This course is an Honours Class and therefore in principle only available to students of the Honours College. There are a few places available for regular students.
According to whistleblower Edward Snowden, everything you post on Facebook is read by the CIA. Banks are attacked by hackers and governments, too, are haunted by embarrassing security breaches in their ICT systems. Cybersecurity, therefore, has become a key theme in our highly digitised economies and societies. But what is cybersecurity? Whose responsibility is it, in terms of governance? And how can companies and governments cooperate to ensure the safety and protection of their systems, while respecting the rights and liberties of their citizens?
These themes will be addressed in the Honours Class ‘Cybersecurity. Legal, philosophical and technical dimensions.’ Together with other students from Leiden University and TU Delft you will learn about the complexities of cybersecurity through a series of lectures that each shed light on a different dimension of this multidisciplinary domain. Moreover, throughout the course you will work on a group assignment, which is woven into the entire course program, in which you will answer the following question: ‘How can we take measures to prevent a specific type of cybersecurity breach from happening again?’ To complete the class your group hands in a paper and a short video, in which you explain a policy proposal, based on the insights you gained during the four classes about cybersecurity.
Upon successful completion of this course, students will:
have a basic understanding of the complexity of cybersecurity issues and the reasons for this complexity;
have a basic understanding of various disciplinary views on cybersecurity issues, including law, philosophy, computer science and public administration;
be able to disentangle a complex cybersecurity problem into different disciplinary questions, and, after analysis, integrate these disciplinary views into a multidisciplinary lense in order to increase the depth of understanding of issues in cybersecurity;
be able to present findings using such a multidisciplinary lense in a concise and clear way to various types of audiences.
The sessions will be held on the following dates. The first sessions starts at 9 a.m. and lasts till 5 p.m. All other sessios are from 1 p.m. till 5 p.m.:
1 June 2017 [starting time 9 a.m.!]
8 June 2017
15 June 2017
22 June 2017
29 June 2017
Faculty Governance and Global Affairs, The Hague
1 June 2017 Wijnhaven room 219
8 June 2017 Wijnhaven room 219
15 June 2017 Wijnhaven room 219
22 June 2017 Wijnhaven room 219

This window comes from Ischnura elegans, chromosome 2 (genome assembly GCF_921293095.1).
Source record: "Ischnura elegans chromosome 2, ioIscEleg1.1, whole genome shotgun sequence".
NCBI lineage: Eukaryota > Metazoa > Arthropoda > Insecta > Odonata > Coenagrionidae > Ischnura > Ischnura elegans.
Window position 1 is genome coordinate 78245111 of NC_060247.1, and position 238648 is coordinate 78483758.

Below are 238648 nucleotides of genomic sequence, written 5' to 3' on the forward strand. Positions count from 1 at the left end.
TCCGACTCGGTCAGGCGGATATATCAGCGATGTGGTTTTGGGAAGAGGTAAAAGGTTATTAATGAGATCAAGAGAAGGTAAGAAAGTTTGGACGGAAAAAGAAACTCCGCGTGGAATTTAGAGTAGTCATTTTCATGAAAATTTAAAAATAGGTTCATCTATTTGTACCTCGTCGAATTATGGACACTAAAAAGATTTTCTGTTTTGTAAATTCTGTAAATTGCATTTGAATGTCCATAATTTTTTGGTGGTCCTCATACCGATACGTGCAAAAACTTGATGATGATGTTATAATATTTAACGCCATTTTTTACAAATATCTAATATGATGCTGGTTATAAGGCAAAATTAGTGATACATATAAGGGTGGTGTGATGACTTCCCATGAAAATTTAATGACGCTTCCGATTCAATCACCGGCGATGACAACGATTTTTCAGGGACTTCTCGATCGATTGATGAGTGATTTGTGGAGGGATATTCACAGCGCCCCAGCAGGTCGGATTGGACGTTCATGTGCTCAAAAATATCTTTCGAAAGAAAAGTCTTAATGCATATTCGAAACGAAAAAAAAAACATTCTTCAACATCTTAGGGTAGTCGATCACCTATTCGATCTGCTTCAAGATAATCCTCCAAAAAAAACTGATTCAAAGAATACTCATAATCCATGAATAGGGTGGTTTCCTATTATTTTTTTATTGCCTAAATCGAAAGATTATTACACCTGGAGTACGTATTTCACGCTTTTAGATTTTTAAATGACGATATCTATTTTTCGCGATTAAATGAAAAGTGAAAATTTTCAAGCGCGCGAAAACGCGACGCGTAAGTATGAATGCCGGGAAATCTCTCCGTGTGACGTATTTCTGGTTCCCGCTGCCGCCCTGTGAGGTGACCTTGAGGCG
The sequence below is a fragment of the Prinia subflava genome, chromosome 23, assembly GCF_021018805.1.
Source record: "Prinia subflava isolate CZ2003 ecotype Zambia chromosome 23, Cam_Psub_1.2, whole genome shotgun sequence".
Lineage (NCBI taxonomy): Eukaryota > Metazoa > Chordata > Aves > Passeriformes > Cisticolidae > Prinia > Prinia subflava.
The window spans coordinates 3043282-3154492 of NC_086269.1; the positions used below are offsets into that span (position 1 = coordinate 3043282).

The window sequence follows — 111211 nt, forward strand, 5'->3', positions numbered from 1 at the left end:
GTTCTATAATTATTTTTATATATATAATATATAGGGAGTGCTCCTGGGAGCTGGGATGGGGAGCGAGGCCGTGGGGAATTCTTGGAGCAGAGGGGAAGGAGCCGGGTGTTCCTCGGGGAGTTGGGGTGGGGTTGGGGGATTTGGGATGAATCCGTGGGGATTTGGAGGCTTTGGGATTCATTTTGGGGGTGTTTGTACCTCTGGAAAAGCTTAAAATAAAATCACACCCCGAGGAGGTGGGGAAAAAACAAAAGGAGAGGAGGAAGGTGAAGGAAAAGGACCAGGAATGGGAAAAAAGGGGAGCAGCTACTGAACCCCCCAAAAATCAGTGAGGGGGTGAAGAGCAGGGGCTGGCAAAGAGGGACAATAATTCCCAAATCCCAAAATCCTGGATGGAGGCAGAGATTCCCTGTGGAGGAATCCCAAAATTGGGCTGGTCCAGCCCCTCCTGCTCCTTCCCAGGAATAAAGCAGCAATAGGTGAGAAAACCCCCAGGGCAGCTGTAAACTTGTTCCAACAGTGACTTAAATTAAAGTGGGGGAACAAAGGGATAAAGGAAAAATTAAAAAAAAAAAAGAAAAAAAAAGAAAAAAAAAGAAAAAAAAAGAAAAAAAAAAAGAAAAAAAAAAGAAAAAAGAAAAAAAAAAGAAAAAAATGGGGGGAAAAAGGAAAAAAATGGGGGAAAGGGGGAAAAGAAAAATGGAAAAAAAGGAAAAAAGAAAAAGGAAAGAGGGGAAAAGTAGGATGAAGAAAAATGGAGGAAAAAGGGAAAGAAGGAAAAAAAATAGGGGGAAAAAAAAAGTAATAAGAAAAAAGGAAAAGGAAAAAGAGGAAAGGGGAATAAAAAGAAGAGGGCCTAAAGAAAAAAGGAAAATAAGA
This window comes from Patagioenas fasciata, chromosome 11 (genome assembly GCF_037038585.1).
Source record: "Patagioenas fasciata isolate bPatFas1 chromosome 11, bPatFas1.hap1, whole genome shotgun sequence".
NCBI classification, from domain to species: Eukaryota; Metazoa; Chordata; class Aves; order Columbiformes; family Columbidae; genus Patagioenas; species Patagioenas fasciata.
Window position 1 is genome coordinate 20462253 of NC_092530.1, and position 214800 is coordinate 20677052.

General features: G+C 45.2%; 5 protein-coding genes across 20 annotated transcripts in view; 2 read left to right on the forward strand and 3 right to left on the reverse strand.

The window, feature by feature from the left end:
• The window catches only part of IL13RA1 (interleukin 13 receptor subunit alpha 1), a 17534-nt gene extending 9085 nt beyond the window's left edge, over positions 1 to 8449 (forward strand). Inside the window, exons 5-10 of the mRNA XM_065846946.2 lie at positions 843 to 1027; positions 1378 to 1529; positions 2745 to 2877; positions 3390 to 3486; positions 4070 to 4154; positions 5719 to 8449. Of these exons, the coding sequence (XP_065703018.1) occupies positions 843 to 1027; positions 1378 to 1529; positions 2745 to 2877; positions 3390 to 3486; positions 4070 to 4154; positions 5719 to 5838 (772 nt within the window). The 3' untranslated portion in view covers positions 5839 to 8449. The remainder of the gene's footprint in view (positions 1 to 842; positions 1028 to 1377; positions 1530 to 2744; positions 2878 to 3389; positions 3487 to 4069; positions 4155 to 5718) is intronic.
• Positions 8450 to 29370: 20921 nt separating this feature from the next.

29 June 2017 Wijnhaven room 318
Introduction into cybersecurity (dr. B. van den Berg)
Lecture introducing the topic of cybersecurity, explaining definitions, discussing relevant scientific disciplines that contribute to this field
Introduction tools for regulation (dr. B. van den Berg)
Lecture introducing regulatory issues in relation to cybersecurity: can cybersecurity issues be addressed using regulation (law, norms, architecture, economic incentives etc), and if so, how?
Technical aspects of cybersecurity (Prof.dr. J. van den Berg)
Lecture on the technical and socio-technical of understanding, and responding to, cybersecurity issues. Discussion on acceptable risk levels and risk mitigation.
Philosophical aspects of cybersecurity (dr. W. Pieters)
Lecture on the philosophical foundations of risk. What is risk, how can it be conceptualized and what are the benefits and drawbacks of doing so? How does this impact cybersecurity risks and their assessment?
Economic aspects of cybersecurity (Prof.dr. M. van Eeten)
Lecture on the economic aspects of cybersecurity and the role of incentives, e.g. in relation to cybercrime.
Aside from the lectures there are 5 workshops of 2 hours each in which students will work on the group project (developing a policy proposal) with which they will complete this course. These workshops are tutored by M. van Leeuwen, MSc.
This course is worth 5 EC, which means the total course load equals 140 hours.
Lectures: 5 lectures of 2 hours
Workshops: 5 workshops of 2 hours
Literature reading & practical work: 8 hours p/week
Assignments & final essay: 60 hours
10% Participation assessed continually through participation in seminar and structured activities
60% A scientific paper in which you explain your policy proposal
30% A short video in which you explain your policy proposal
Blackboard and uSis
Blackboard will be used in this course. Students can register for the Blackboard site two weeks prior to the start of the course.
Please note: students are not required to register through uSis for the Honours Classes. Your registration will be done centrally.
Required literature will be available on Blackboard.
Enrolling in this course is possible from Monday November 7th until Sunday November 20th through the Honours Academy, via this link